Bill Pollock, the founder of the tech how-to book publisher No Starch Press, called out Amazon on February 13 for selling what he says are counterfeit copies of his company’s book, The Art of Assembly Language—copies that Amazon apparently printed.
After Pollock’s post on Twitter on Wednesday, other people posted pictures of other No Starch books that had been counterfeited through Amazon, including books that had pages poorly cut. What’s even crazier is that this isn’t the first time this has happened.
In 2017, Pollock got reports of Amazon selling counterfeit copies of Python for Kids, a popular children’s introduction to programming, and four other No Starch titles. The books were easy to distinguish from No Starch’s production runs because of the poorer quality of the paper and binding, changes likely resulting from Amazon’s print-on-demand production.
Amazon markets the service to publishers as a way to have “100 percent availability of books” internationally, and the company has enrolled a number of publishers. The service is part of Amazon’s CreateSpace offering, which allows content creators to self-publish both electronically (through Kindle) and in print. Authors and publishers are forced to police Amazon’s marketplace themselves for counterfeit books—and the same is true of other products sold through Amazon.
The problem is that Amazon apparently doesn’t police whether book content uploaded to CreateSpace actually belongs to the person doing the uploading. As others who sell through Amazon have discovered, Amazon has had a problem with mixing legitimate and counterfeit products in fulfillment warehouses because of how it prepositions product for Prime Delivery.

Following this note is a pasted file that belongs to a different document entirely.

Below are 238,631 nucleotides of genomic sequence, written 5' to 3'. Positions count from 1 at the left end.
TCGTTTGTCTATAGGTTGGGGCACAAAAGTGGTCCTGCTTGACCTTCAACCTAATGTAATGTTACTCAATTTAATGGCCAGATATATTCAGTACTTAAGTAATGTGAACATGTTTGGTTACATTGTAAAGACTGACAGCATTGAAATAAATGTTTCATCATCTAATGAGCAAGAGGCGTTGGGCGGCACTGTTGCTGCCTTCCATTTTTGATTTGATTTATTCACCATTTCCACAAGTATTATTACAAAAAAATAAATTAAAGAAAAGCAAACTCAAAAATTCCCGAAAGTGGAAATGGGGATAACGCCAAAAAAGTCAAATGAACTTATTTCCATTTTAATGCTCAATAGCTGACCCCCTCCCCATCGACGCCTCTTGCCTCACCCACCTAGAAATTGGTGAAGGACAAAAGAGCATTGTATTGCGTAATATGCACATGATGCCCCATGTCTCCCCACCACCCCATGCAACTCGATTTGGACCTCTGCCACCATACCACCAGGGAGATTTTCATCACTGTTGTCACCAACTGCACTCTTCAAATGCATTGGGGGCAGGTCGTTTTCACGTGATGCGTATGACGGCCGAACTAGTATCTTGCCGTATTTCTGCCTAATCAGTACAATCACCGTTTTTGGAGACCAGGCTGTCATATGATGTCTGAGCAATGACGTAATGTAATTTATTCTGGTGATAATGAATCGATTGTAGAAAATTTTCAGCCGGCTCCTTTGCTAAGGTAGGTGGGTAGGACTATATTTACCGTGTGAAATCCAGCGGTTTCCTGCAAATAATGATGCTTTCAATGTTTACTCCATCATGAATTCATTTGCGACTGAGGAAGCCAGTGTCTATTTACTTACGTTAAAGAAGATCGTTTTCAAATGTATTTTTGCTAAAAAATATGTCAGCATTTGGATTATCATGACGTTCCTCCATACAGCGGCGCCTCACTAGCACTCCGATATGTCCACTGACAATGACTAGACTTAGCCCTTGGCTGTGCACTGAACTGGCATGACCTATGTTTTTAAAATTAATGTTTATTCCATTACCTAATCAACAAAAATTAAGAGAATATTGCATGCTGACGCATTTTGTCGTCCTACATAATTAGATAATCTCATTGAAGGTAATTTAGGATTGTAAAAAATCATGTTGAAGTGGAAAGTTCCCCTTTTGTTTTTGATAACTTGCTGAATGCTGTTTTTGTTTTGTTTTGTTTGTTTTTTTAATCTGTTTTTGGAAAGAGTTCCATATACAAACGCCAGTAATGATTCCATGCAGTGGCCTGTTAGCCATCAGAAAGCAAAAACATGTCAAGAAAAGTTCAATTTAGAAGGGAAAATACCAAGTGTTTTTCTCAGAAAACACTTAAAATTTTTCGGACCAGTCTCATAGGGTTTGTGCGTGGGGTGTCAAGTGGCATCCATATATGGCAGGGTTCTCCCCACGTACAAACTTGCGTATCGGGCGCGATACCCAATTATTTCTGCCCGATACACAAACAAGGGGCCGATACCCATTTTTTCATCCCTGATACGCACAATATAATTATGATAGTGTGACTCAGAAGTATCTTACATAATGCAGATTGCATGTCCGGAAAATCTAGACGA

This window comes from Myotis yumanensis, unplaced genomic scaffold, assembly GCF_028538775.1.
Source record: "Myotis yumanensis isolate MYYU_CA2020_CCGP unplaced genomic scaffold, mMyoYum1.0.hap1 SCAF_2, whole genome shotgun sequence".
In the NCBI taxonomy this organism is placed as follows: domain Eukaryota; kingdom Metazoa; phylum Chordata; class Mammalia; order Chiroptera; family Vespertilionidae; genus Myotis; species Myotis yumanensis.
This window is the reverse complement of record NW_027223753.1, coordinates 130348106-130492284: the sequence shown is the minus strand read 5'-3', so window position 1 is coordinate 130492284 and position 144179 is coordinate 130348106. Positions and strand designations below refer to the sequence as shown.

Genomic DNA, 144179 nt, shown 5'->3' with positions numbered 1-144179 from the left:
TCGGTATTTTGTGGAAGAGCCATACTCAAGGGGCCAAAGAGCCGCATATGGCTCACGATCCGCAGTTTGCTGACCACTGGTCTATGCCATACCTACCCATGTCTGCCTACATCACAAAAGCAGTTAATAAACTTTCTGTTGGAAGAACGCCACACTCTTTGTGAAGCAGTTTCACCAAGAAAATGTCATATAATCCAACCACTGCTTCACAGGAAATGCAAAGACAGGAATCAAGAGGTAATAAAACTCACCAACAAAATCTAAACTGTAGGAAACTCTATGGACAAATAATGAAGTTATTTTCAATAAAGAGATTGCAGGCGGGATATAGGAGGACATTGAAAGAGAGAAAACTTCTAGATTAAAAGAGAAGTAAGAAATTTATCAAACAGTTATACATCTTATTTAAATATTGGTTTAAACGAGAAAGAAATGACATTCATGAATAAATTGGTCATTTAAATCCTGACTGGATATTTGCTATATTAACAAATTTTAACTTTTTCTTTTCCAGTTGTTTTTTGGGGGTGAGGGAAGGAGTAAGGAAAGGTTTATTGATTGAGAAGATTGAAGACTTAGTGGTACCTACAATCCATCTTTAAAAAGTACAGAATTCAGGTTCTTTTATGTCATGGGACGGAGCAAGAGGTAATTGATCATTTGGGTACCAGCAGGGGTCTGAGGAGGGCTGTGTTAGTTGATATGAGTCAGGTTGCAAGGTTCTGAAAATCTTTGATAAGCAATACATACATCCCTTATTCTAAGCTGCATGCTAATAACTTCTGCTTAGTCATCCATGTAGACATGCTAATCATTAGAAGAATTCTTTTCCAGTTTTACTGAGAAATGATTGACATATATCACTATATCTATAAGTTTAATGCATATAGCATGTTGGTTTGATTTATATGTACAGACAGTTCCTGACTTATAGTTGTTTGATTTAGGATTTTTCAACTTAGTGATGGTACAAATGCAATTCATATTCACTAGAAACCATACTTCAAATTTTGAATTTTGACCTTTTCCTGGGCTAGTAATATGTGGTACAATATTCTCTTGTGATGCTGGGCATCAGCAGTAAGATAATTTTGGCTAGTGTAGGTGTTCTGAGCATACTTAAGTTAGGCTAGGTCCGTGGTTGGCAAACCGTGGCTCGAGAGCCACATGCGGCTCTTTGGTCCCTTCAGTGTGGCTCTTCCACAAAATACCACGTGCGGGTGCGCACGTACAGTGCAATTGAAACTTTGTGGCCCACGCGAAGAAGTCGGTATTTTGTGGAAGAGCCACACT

Two years ago, Amazon launched an effort to crack down on counterfeit goods sold through Amazon’s Marketplace using a brand registry, but book pirating through CreateSpace has continued unabated. Such pirated titles are being sold directly by Amazon, not through third-party Marketplace sellers. Earlier this month, Amazon executives admitted in the company’s earnings report that the company has a huge counterfeiting problem.
In some cases, individuals have simply copied the text from other books directly and sold them through Amazon as their own works.
Amazon wouldn’t comment on specifics in a statement provided to Ars. “Amazon employs a variety of tools, including automated and manual reviews, to protect against abuse,” Amazon PR said. “When we determine that any of these types of fraud have occurred, we take action to stop the activity.”